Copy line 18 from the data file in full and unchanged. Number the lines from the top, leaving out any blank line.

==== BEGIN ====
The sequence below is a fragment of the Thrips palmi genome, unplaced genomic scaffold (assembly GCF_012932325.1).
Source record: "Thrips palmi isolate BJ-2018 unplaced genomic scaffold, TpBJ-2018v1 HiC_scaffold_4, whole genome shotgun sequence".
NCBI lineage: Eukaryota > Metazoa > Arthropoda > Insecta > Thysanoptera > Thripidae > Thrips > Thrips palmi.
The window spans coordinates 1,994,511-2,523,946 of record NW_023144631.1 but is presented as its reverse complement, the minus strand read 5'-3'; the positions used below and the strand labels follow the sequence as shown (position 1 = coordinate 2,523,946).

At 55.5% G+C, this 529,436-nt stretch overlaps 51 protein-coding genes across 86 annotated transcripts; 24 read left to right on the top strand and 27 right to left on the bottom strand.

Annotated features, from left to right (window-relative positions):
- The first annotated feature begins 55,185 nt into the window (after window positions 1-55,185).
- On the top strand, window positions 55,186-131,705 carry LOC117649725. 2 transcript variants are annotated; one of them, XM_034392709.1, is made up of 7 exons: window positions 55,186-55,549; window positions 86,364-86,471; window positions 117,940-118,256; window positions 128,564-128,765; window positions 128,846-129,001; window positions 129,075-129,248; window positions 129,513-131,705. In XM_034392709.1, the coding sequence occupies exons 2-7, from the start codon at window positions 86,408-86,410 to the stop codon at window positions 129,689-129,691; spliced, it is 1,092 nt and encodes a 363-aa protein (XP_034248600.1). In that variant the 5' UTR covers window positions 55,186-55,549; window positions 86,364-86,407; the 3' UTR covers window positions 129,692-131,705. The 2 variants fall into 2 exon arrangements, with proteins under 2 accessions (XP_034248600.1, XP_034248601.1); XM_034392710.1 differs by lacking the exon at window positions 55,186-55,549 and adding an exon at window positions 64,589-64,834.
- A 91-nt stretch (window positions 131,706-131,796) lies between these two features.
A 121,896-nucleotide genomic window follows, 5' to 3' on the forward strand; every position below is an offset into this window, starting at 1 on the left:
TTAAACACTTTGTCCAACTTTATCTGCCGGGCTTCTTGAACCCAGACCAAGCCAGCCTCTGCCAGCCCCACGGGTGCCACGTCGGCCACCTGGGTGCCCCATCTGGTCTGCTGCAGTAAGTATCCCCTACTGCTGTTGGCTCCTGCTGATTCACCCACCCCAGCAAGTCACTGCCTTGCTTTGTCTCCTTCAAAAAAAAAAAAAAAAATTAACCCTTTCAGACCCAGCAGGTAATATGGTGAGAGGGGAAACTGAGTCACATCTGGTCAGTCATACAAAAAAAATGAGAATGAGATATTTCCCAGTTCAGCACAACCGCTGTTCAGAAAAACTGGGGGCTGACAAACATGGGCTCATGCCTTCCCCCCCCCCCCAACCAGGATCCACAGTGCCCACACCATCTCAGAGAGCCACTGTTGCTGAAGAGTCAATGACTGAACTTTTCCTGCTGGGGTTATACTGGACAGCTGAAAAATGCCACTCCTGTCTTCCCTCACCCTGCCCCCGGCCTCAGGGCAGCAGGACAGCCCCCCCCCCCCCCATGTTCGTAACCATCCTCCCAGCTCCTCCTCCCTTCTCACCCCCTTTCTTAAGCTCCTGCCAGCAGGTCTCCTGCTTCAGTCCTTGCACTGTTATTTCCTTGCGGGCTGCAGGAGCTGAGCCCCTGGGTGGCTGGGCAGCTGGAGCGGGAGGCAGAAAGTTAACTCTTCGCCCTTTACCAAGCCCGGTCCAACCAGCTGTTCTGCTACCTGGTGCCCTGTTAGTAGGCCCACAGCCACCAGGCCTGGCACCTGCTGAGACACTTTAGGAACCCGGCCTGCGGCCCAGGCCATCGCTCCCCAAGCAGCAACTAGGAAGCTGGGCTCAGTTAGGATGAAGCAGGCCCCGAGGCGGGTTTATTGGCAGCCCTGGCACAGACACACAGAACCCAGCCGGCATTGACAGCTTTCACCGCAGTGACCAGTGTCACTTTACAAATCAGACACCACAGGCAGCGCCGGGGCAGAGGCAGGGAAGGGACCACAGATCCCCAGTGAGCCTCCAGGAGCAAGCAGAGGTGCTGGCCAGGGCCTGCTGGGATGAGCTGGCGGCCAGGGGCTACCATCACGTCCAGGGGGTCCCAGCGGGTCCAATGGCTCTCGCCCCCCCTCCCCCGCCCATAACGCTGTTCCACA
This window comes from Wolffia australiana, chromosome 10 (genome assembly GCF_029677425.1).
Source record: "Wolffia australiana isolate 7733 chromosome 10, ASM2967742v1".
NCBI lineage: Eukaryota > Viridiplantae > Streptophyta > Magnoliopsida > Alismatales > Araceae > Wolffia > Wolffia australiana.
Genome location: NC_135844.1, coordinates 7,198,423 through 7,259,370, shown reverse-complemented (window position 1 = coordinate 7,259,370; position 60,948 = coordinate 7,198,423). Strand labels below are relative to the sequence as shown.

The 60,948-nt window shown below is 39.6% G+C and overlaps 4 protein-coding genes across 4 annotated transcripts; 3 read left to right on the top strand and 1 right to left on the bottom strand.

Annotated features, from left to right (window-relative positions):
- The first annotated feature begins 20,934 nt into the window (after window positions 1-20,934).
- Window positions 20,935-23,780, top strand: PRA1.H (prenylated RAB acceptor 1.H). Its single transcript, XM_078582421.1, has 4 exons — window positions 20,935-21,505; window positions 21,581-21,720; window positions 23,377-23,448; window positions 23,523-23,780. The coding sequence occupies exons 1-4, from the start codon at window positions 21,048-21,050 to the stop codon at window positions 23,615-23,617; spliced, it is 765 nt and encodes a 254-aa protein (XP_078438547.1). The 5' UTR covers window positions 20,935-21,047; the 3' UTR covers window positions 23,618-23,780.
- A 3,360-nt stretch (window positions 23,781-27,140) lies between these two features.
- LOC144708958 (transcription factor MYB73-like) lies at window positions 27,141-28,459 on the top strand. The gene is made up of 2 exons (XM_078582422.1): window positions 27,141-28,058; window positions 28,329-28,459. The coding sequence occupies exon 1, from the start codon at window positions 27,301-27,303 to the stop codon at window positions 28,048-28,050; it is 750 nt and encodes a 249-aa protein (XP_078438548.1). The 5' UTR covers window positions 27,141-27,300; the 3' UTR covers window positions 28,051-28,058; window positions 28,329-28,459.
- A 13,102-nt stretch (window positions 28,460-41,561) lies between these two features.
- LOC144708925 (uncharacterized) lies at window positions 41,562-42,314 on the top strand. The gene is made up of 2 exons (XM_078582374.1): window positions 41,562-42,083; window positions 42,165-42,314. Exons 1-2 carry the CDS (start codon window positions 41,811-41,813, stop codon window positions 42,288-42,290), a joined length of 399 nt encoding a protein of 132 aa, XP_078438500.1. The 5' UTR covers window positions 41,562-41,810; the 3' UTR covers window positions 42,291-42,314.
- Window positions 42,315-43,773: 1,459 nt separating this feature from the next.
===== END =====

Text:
- The first annotated feature begins 20,934 nt into the window (after window positions 1-20,934).